Michelle Monck

Michelle Monck

Consumer Finance Expert
Published: 16/06/2019

With the announcement this week that the Financial Conduct Authority (FCA) will introduce a number of changes to make overdrafts fairer and easier to manage for borrowers, Moneyfacts.co.uk has examined data regarding unarranged overdraft fees. Our research discovered that consumers who use an unarranged overdraft by as little as £10 for two days could be charged as much as £25. Four providers across 11 current accounts would apply a charge in this example, of which two banks would charge more than the original unarranged overdraft amount:

Provider

Accounts

Fee

United Bank

Ace Current Account

£25

Danske Bank

Danske Choice

Danske Freedom

Danske Cash Reward Funded

Danske Cash Reward Non Funded

£25

Cater Allen Private Bank

Private Bank Account

Investment Account

Sterling Bank Account

£5

Nationwide Building Society

FlexDirect Funded

FlexDirect Non-Funded

Flex Plus

£1

Table 1 Current Accounts charging a fee for an unarranged overdraft of £10 for two days

 

Borrowers who go over their limit by £100 for five days would see 19 providers charge them a fee, with an average cost of £32.98:

Provider

Accounts

Fee

TSB

Classic

Classic Plus

£56

Cynergy Bank

Personal Current Account

£50

smile

Current

£50

The Co-operative Bank

Current Account – Everyday Rewards

Current Account – without Everyday Rewards

Everyday Extra – with Everyday Rewards

Everyday Extra – without Everyday Rewards

£50

NatWest

Select Account

Reward Silver

Premier Reward Black

Reward Platinum

Reward

Premier Reward

Premier Select

£40

Royal Bank of Scotland

Select Account

Reward Silver

Reward Black

Reward Platinum

Reward

Premier Select

Premier Reward

£40

Ulster Bank

Select Current Account

Private Current Account

£40

 

Allied Irish Bank (GB)

Current Account

£35

First Trust Bank (NI)

Current Account

£35

Clydesdale Bank

and Yorkshire Bank

Signature Current Account

B Current Account

£30

£18

Santander

Everyday Current Account

£30

Cumberland Building Society

Day 2 Day (18 – 23 and 24 and over)

Cumberland Plus

£25

Danske Bank

Danske Choice

Danske Freedom

Danske Cash Reward – Funded

Danske Cash Reward – Non-funded

£25

First Direct

1st Account – without First Directory

1st Account – with first Directory

£25

HSBC

Advance

Bank Account – Age 24 – 64

Bank Account – Age 18 – 23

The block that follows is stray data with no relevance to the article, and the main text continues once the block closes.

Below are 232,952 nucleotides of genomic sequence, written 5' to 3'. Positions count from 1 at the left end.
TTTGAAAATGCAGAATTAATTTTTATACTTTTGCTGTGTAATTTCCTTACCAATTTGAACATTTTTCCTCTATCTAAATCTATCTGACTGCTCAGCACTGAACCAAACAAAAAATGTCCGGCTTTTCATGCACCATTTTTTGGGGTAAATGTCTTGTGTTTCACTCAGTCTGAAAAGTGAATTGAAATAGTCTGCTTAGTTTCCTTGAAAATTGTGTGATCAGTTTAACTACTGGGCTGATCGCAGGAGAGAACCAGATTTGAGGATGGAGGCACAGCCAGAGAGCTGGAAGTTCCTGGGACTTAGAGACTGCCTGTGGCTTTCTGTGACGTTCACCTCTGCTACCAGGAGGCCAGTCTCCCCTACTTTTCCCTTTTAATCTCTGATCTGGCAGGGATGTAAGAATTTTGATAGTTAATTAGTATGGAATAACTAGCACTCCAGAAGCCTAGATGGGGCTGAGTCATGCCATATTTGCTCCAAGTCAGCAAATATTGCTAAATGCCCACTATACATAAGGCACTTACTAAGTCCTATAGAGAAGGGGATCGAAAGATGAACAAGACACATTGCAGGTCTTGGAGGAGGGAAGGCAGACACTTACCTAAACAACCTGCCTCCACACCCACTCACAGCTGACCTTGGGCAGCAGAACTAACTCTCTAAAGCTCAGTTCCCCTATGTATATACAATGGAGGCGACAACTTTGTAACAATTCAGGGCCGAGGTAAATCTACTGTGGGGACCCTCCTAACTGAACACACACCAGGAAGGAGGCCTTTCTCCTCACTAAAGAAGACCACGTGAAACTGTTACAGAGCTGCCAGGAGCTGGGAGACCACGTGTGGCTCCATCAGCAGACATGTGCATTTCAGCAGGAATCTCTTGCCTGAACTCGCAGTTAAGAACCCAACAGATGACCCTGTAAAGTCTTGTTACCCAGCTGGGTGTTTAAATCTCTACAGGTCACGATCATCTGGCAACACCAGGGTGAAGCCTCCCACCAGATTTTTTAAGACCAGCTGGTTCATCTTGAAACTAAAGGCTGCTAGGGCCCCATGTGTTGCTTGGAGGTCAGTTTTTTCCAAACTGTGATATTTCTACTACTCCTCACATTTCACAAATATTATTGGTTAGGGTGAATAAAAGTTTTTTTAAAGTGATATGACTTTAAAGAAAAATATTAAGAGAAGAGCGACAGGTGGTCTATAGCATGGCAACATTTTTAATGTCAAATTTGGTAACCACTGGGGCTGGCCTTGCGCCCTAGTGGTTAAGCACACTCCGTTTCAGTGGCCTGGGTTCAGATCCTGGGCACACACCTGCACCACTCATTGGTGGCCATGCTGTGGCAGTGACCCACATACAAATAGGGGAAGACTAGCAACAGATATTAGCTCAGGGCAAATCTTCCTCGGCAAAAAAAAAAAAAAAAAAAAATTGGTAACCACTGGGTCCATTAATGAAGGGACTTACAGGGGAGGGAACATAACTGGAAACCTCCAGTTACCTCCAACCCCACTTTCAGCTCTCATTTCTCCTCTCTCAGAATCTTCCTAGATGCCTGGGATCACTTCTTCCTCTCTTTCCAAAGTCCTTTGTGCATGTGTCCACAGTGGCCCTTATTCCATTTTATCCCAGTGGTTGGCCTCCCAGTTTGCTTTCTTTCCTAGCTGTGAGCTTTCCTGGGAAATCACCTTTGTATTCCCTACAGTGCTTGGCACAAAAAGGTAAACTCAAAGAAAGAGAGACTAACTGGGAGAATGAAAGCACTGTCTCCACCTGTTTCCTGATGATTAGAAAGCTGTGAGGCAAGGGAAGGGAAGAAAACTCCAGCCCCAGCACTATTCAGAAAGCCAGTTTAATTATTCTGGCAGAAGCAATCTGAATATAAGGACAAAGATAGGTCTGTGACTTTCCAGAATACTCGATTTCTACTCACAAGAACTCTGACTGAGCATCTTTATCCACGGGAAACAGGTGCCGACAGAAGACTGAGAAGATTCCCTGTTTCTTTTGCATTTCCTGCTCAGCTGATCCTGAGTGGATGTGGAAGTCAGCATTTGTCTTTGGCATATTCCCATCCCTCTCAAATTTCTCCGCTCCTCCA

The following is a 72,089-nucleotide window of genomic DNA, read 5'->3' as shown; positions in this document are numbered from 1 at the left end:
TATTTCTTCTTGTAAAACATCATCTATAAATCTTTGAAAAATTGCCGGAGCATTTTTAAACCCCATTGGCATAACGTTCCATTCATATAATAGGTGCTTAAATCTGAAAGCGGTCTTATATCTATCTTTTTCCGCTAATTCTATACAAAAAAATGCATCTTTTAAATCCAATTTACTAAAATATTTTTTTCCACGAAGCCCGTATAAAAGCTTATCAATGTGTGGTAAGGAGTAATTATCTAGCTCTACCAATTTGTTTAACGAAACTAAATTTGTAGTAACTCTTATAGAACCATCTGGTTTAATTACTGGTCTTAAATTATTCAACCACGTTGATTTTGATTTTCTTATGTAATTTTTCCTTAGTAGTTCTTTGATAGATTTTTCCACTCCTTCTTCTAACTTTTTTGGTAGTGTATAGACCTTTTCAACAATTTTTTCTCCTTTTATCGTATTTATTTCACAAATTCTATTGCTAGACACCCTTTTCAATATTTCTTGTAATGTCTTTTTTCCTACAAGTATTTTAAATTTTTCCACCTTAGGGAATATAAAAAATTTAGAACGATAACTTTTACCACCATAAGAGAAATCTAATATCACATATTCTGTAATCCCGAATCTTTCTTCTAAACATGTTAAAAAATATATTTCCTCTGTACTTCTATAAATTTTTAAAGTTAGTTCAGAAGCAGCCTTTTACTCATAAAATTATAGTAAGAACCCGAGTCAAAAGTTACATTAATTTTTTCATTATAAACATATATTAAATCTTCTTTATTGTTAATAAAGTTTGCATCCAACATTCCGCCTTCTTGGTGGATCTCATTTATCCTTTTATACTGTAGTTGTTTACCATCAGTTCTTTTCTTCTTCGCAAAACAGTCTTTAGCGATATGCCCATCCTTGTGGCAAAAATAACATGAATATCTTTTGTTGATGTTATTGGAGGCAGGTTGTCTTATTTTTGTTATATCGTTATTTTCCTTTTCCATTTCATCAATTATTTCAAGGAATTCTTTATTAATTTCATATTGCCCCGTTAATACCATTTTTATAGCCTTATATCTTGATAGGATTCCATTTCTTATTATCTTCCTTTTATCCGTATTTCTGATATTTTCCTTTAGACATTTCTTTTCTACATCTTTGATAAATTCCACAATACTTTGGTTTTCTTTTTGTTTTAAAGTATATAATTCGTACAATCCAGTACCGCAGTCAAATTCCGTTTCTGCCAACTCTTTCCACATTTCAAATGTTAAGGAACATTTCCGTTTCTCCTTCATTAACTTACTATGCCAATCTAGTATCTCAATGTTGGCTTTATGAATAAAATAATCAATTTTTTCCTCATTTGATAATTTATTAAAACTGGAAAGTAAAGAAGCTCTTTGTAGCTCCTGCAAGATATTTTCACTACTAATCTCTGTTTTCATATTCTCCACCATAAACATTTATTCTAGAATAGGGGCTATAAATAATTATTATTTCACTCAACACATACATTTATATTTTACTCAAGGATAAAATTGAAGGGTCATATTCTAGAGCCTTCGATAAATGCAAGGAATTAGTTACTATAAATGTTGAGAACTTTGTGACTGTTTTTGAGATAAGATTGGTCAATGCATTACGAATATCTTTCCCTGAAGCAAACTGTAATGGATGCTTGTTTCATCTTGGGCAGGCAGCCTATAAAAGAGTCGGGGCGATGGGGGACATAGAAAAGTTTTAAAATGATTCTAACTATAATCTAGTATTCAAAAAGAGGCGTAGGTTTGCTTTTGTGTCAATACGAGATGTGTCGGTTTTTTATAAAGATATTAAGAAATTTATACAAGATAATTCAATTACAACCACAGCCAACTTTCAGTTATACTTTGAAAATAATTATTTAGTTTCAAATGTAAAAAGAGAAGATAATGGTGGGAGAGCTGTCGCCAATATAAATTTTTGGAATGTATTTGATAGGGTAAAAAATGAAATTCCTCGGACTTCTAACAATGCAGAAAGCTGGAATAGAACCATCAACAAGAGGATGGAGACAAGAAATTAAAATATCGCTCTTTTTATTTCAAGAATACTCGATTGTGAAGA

Bank Account – Age 65 and over

£25

Nationwide Building Society

FlexDirect – Funded

FlexDirect – Non -funded

FlexPlus

£25

United Bank UK

Ace Current Account

£25

Cater Allen Private Bank

Private Bank Account

Investment Account

Sterling Bank Account

£5

Monzo Bank

Monzo Current Account

£2.50

Table 2 Current Accounts charging a fee for an unarranged overdraft of £100 for five days

Of the 142 accounts reviewed by Moneyfacts.co.uk, 90 accounts from 27 providers would not charge a fee at all in this scenario.

Michelle Monck, finance expert at Moneyfacts.co.uk, said “Our research shows that consumers can end up paying a high penalty for even the smallest unarranged overdraft. Banks and building societies can vary their fee structure depending on the specific account you have with them. So, consumers should regularly review their current account fees and check if switching to another account with the same provider or to a new provider who might provide them with a better safety net.  From April 2020, new rules come into force that will remove fixed fees from overdrafts and stop unarranged overdrafts being priced at a higher rate.  This should mean that some of the very highest fees shown in our research are limited in the future.”

How to avoid unarranged overdraft fees

Even with the new FCA overdraft regulations, borrowers will still be charged interest for going into an unarranged overdraft. To avoid these costs borrowers should ensure that if they do need an overdraft facility they choose a bank account that allows overdrafts and be aware of the overdraft rate charged. Alternatively, if access to emergency funds is required a 0% credit card offering money transfer, although this could charge a fee, could be considered instead, however if this option is taken borrowers need to ensure they repay the debt before the interest free term ends.   

Disclaimer

Information is correct as of the date of publication (shown at the top of this article). Any products featured may be withdrawn by their provider or changed at any time.

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